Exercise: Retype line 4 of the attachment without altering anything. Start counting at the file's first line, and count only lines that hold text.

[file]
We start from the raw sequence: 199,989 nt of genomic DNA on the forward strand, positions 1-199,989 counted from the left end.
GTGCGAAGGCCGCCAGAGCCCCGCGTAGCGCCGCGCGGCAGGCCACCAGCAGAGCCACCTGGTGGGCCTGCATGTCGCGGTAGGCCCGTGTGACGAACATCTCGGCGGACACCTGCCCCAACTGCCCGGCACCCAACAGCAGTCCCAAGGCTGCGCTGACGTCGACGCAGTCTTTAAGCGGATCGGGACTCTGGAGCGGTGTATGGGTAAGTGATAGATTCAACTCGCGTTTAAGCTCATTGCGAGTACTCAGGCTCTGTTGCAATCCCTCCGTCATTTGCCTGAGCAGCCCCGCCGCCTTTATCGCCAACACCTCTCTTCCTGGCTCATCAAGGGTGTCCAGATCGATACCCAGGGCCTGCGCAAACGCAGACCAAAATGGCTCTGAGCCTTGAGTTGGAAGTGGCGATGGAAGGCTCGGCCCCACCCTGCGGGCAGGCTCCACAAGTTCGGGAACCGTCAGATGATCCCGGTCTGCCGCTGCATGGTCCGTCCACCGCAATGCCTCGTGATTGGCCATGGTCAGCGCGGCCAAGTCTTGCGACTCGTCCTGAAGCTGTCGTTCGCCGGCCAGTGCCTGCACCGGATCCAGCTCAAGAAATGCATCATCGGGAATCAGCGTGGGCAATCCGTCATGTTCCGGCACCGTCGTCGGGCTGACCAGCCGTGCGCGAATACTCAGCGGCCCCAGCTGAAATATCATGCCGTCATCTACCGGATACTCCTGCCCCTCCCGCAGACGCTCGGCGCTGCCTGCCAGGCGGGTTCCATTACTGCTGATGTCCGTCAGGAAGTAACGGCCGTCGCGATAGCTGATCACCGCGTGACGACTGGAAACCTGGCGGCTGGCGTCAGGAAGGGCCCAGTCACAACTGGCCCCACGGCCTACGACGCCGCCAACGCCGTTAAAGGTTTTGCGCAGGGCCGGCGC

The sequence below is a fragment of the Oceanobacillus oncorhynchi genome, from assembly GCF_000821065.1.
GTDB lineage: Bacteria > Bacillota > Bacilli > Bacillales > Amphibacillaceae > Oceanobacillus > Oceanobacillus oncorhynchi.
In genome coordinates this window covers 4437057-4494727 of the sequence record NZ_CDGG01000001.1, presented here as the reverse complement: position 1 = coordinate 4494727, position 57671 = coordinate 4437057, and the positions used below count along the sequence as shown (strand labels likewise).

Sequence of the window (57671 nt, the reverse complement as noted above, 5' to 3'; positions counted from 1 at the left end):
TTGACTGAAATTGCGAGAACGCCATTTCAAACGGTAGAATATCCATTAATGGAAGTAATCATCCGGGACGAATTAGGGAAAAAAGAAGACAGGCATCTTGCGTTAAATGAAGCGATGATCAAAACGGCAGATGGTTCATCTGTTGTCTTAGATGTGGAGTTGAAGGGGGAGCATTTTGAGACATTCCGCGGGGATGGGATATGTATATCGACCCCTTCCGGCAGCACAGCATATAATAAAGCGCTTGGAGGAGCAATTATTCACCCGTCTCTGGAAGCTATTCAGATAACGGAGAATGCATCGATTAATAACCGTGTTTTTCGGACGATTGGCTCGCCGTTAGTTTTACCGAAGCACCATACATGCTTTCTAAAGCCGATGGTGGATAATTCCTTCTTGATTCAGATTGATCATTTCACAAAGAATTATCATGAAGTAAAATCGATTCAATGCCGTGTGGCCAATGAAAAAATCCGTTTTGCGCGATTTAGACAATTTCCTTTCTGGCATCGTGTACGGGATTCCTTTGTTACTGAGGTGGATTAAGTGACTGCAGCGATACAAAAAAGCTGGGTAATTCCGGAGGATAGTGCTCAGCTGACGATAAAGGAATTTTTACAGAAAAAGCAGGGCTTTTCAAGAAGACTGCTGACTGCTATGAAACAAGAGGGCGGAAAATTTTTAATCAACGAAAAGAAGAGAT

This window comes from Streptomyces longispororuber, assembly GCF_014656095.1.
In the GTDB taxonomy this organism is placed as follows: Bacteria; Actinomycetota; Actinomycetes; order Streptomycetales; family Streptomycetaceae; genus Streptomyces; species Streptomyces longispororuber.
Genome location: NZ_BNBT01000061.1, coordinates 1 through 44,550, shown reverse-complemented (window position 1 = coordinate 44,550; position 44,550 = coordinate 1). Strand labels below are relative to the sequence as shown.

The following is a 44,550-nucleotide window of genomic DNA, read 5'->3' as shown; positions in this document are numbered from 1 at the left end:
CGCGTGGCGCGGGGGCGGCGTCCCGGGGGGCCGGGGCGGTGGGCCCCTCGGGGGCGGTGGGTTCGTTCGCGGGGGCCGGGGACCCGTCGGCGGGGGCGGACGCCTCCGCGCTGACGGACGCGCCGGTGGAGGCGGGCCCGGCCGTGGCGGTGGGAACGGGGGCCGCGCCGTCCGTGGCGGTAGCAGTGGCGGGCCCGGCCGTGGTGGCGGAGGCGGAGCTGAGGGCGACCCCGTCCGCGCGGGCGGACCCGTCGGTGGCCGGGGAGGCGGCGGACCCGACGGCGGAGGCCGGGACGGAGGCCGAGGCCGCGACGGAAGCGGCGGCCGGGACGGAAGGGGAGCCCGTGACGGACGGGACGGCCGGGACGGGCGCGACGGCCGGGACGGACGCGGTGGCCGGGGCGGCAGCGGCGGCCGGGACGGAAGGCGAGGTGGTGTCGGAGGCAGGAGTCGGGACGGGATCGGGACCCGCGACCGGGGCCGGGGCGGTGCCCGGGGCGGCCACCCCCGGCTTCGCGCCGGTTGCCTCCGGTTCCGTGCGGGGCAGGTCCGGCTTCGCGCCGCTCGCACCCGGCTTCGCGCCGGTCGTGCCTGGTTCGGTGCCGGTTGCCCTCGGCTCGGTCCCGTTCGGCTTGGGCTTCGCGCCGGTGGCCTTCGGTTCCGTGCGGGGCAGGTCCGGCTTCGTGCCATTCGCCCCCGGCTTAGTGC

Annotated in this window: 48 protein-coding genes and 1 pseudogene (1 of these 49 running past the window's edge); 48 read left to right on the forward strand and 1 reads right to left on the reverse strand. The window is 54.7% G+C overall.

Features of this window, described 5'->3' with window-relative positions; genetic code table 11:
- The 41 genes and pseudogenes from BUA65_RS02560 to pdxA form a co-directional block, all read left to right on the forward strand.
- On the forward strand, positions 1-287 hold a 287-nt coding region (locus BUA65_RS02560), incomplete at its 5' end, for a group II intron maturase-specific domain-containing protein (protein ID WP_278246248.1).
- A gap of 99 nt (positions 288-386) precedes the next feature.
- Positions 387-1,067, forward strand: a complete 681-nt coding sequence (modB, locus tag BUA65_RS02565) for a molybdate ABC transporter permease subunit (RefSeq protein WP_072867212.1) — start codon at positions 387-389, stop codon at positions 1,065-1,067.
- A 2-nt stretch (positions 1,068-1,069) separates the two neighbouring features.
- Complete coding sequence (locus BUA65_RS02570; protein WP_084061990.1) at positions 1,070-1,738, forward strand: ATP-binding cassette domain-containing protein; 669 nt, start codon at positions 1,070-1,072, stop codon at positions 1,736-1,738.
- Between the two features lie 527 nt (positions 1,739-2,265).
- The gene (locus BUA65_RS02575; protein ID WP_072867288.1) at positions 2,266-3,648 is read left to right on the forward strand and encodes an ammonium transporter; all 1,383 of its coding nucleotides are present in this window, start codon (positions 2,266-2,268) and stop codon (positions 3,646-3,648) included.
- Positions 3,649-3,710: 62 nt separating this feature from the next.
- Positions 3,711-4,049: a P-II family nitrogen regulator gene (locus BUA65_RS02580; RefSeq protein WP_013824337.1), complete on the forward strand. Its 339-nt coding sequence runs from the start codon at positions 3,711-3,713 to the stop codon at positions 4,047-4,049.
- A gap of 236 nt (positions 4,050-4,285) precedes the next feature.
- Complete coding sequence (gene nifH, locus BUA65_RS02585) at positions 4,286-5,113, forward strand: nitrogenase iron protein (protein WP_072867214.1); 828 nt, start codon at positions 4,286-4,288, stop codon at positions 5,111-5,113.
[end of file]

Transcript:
GTDB lineage: Bacteria > Bacillota > Bacilli > Bacillales > Amphibacillaceae > Oceanobacillus > Oceanobacillus oncorhynchi.